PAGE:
Seila Law is also expected to ask the Supreme Court to decide whether former Director Kraninger could ratify actions taken by the CFPB while it was unconstitutionally structured. After the Supreme Court agreed with Seila Law that the CFPB’s structure was unconstitutional and remanded the case for further consideration, a unanimous Ninth Circuit panel ruled that the civil investigative demand (CID) issued to Seila Law was validly ratified by former Director Kraninger and affirmed the district court’s decision granting the CFPB’s petition to enforce the CID. Following a sua sponte request from a Ninth Circuit judge for a vote on whether to rehear the case en banc, a majority of the non-recused Ninth Circuit active judges voted against en banc reconsideration and rehearing en banc was denied. However, four judges joined in an opinion dissenting from the denial. Seila Law then filed a motion for a stay of the mandate in which it asserted that for the reasons given by the dissenters, “there is a reasonable chance that the Supreme Court will grant certiorari in this case.” The Ninth Circuit has granted Seila Law’s stay motion pending its filing of a certiorari petition in the Supreme Court.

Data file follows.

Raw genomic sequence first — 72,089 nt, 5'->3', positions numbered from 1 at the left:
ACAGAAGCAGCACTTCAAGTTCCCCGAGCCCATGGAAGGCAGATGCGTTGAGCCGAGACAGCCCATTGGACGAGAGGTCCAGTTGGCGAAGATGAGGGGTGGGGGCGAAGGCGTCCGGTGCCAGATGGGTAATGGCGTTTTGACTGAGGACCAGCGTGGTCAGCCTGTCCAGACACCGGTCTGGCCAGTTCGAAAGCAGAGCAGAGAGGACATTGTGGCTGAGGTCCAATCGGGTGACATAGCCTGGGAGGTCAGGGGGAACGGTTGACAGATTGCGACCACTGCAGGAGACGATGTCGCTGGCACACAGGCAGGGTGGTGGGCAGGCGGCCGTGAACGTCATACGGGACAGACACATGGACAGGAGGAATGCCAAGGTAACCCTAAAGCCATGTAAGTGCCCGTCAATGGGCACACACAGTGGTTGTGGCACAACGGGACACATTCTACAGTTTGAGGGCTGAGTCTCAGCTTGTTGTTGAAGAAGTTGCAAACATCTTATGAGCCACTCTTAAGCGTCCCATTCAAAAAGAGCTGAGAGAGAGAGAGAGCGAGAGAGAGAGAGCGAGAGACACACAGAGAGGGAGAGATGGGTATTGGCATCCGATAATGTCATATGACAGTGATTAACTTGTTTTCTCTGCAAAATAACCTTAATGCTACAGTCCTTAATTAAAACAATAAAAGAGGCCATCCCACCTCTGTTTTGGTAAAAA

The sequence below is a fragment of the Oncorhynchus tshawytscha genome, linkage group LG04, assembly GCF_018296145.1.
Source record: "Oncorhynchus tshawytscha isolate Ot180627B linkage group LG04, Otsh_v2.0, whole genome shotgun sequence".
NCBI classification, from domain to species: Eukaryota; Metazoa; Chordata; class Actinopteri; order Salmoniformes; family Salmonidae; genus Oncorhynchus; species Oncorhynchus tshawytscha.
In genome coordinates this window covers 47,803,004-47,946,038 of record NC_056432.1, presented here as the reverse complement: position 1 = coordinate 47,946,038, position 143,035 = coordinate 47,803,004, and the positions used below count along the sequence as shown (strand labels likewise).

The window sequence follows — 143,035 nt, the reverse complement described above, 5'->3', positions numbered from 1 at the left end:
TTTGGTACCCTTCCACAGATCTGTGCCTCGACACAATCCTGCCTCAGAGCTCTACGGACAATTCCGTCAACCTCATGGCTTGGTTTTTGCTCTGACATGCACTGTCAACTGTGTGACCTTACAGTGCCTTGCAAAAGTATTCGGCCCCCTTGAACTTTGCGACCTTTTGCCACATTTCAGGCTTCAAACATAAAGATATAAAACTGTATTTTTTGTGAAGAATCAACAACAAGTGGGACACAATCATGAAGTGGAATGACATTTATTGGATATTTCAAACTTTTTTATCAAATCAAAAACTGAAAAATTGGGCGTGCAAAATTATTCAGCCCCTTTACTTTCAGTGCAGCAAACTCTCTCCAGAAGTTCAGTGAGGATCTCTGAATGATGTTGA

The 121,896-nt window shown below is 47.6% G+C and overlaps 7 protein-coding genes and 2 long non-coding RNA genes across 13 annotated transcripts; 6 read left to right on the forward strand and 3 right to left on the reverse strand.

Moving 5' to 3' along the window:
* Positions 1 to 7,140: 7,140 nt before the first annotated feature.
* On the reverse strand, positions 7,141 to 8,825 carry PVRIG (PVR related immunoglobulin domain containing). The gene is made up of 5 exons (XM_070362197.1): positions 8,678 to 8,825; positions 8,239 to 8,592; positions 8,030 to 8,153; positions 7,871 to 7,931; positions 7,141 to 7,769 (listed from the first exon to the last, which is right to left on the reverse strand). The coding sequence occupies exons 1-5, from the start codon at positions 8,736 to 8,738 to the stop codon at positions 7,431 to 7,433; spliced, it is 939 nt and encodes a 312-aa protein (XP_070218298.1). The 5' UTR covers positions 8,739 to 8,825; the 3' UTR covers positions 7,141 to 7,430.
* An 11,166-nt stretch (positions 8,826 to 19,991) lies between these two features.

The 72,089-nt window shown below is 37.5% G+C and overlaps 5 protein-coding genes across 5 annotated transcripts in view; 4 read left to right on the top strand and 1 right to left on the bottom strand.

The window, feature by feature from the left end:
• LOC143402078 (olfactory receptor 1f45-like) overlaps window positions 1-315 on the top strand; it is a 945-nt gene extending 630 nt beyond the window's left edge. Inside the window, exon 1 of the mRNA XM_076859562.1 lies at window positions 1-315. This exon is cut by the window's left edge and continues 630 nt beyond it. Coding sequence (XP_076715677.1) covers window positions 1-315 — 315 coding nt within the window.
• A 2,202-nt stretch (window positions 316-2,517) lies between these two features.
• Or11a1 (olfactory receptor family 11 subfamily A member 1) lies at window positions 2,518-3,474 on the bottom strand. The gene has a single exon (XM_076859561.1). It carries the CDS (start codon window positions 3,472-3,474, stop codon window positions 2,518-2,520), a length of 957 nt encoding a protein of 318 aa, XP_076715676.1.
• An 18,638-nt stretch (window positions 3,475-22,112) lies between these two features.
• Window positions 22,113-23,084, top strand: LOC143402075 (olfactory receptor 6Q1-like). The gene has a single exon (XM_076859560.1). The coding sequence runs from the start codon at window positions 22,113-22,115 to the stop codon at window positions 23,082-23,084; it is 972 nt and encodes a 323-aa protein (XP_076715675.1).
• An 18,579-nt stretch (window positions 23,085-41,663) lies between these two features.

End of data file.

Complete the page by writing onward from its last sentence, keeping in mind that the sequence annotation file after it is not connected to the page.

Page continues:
The ratification question is also before the Fifth Circuit in All American Check Cashing. In March 2020, the Fifth Circuit, on its own motion, entered an order vacating the panel’s ruling that the CFPB’s structure was constitutional and granting rehearing en banc. The Fifth Circuit then tentatively calendared the case for en banc oral argument during the week of September 21, 2020 and ordered the parties to file supplemental briefs. However, on September 9, 2020, after the parties filed their supplemental briefs, the Fifth Circuit issued a directive putting the case on hold until the U.S. Supreme Court issued its decision in Collins v Mnuchin. In its decision issued earlier this week, the Supreme Court agreed with the en banc Fifth Circuit’s decision in Collins that held the FHFA’s structure is unconstitutional because the Housing and Economic Recovery Act of 2008 only allows the President to remove the FHFA’s Director “for cause.”
The final step in the demise of the OCC’s true lender rule occurred yesterday with President Biden signing the resolution under the Congressional Review Act (CRA) overturning the rule that was passed by the House and Senate.
On August 9, 2021, from 12:00 p.m. to 1:00 p.m. ET, Ballard Spahr will hold a webinar, “Congress Overrides the OCC’s True Lender Rule: What Are the Risks for Banks and Their Loan Program Nonbank Partners?” Click here to register.
Pursuant to the CRA, the enactment of a disapproval measure precludes the OCC from subsequently reissuing the rule or adopting a new rule that is substantially the same as the disapproved rule unless “the reissued or new rule is specifically authorized by a law enacted after the date of the joint resolution disapproving the original rule.” The Congressional override of the rule also renders moot the lawsuit filed by a group of state attorneys general in January 2021 seeking to set aside the rule.